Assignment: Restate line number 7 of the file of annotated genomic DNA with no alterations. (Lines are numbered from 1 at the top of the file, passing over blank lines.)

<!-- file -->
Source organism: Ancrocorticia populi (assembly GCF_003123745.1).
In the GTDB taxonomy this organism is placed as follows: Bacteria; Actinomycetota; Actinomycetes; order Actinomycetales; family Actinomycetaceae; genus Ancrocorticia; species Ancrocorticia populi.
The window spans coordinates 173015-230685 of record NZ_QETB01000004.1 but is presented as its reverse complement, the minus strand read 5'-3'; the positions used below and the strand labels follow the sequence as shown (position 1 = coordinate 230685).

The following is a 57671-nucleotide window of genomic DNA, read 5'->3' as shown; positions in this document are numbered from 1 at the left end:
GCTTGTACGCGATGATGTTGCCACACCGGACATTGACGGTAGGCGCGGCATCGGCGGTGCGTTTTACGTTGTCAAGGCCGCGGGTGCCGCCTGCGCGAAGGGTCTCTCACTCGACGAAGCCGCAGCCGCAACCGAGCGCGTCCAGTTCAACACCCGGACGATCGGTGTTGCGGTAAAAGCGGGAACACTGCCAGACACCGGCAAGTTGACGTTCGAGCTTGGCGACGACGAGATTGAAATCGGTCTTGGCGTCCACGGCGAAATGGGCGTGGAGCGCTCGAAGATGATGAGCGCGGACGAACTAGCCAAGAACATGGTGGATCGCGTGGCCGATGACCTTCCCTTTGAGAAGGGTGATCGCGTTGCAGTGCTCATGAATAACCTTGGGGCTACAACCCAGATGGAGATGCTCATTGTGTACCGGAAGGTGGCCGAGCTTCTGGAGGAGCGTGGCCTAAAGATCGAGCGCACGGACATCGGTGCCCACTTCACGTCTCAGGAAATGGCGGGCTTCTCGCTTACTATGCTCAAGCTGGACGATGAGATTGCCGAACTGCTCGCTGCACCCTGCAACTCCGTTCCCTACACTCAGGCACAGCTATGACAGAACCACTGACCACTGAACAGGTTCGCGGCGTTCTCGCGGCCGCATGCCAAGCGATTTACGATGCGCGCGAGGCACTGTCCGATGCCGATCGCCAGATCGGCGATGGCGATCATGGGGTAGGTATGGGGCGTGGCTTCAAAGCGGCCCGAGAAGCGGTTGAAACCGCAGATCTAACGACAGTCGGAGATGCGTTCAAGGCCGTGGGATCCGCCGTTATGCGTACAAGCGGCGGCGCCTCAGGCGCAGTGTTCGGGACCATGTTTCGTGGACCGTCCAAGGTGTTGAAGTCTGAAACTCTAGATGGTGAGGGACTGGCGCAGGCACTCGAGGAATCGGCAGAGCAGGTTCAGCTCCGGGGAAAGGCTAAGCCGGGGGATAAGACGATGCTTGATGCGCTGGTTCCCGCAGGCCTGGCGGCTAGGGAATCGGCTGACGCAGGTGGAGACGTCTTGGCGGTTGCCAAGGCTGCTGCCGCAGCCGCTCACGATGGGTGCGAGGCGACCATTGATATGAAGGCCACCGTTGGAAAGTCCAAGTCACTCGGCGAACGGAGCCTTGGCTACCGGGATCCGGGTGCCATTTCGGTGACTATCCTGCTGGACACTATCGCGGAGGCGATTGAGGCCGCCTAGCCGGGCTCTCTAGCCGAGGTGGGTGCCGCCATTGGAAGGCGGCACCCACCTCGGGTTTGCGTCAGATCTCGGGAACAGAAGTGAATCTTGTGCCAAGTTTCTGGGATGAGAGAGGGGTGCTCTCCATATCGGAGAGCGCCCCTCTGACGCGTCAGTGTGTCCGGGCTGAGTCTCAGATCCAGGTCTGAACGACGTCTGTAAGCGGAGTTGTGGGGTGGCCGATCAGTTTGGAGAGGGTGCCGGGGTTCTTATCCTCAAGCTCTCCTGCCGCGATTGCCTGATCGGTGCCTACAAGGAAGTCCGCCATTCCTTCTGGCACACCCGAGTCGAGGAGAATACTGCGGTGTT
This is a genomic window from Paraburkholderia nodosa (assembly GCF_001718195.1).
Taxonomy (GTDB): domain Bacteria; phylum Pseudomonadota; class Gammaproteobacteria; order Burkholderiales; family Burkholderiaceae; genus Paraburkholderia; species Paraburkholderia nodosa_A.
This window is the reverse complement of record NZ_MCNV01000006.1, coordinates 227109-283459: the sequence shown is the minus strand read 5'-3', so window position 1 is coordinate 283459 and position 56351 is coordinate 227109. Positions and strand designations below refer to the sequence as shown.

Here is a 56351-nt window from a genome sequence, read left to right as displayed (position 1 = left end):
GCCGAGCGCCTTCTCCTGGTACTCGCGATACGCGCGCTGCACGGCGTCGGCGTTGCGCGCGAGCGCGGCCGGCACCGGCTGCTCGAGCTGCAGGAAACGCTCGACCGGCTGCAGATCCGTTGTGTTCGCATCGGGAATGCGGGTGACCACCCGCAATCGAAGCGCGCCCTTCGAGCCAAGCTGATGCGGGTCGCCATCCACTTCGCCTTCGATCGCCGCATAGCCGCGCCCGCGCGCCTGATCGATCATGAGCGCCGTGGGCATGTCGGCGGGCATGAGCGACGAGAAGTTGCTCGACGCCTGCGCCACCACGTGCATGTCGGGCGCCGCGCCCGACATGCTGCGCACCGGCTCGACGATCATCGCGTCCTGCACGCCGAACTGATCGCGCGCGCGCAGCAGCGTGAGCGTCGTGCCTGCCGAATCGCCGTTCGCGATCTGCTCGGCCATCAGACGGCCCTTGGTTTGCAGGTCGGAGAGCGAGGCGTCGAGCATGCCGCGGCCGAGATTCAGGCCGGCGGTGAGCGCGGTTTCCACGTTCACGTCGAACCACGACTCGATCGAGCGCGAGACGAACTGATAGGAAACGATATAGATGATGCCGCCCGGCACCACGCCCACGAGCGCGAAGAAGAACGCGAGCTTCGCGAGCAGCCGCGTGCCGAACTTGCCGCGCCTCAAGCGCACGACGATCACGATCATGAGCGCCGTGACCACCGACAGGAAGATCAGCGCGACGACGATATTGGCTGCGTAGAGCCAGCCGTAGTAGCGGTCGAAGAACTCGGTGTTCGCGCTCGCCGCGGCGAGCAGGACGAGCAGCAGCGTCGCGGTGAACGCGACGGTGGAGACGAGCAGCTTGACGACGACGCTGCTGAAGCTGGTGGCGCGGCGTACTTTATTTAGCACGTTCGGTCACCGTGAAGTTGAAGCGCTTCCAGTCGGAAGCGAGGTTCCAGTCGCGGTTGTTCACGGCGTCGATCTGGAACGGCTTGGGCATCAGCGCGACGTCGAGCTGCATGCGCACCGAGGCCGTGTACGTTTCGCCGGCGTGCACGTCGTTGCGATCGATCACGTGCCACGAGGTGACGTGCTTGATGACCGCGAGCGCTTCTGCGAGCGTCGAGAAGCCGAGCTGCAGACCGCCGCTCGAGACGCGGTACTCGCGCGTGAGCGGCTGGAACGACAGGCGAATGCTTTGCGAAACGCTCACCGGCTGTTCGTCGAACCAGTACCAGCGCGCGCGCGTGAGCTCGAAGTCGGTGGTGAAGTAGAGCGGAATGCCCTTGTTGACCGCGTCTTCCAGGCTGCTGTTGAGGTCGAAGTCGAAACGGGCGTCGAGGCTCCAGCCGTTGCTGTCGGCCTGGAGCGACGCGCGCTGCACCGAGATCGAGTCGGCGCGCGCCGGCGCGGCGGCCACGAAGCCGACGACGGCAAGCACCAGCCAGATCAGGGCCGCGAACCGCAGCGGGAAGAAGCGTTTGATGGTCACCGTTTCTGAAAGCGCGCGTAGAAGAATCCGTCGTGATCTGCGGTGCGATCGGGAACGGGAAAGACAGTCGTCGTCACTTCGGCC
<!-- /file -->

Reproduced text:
Taxonomy (GTDB): domain Bacteria; phylum Pseudomonadota; class Gammaproteobacteria; order Burkholderiales; family Burkholderiaceae; genus Paraburkholderia; species Paraburkholderia nodosa_A.